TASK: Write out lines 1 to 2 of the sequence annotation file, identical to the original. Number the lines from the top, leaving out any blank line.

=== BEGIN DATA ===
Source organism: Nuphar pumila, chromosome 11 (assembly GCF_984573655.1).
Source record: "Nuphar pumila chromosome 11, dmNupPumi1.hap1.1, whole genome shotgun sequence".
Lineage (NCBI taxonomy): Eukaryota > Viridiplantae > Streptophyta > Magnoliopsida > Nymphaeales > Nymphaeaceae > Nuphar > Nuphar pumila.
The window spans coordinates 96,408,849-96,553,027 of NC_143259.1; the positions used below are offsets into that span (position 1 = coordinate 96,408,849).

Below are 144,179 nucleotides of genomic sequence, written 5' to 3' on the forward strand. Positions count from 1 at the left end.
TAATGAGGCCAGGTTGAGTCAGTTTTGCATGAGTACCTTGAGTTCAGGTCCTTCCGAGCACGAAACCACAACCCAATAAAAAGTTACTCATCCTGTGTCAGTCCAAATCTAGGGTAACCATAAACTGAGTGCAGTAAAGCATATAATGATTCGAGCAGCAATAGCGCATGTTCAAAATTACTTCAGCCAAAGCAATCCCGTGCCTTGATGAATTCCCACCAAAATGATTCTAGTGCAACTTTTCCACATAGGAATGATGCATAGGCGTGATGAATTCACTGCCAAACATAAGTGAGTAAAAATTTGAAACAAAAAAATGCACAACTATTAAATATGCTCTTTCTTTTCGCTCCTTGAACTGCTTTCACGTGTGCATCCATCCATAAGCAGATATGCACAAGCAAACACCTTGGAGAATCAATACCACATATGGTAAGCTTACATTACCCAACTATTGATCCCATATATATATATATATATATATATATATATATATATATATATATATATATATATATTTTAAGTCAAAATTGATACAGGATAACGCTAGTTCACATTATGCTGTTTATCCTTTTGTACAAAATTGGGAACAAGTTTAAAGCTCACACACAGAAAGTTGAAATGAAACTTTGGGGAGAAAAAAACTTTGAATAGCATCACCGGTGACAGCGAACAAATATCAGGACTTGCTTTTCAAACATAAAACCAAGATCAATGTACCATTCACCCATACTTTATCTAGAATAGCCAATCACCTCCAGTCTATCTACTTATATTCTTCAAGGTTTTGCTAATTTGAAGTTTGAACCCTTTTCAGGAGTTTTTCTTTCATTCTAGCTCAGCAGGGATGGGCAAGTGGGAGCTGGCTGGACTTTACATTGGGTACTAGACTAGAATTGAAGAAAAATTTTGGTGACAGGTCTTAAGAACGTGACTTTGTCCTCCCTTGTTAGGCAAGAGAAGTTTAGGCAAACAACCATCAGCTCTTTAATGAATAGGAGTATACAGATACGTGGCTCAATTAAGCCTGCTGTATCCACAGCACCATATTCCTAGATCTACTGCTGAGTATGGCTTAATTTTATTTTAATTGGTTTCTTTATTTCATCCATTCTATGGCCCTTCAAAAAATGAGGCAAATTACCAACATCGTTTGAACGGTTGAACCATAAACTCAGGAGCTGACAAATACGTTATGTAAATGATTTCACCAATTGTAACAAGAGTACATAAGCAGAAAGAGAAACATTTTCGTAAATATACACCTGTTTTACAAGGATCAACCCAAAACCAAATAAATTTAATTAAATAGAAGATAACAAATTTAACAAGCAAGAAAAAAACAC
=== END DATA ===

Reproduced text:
Source organism: Nuphar pumila, chromosome 11 (assembly GCF_984573655.1).
Source record: "Nuphar pumila chromosome 11, dmNupPumi1.hap1.1, whole genome shotgun sequence".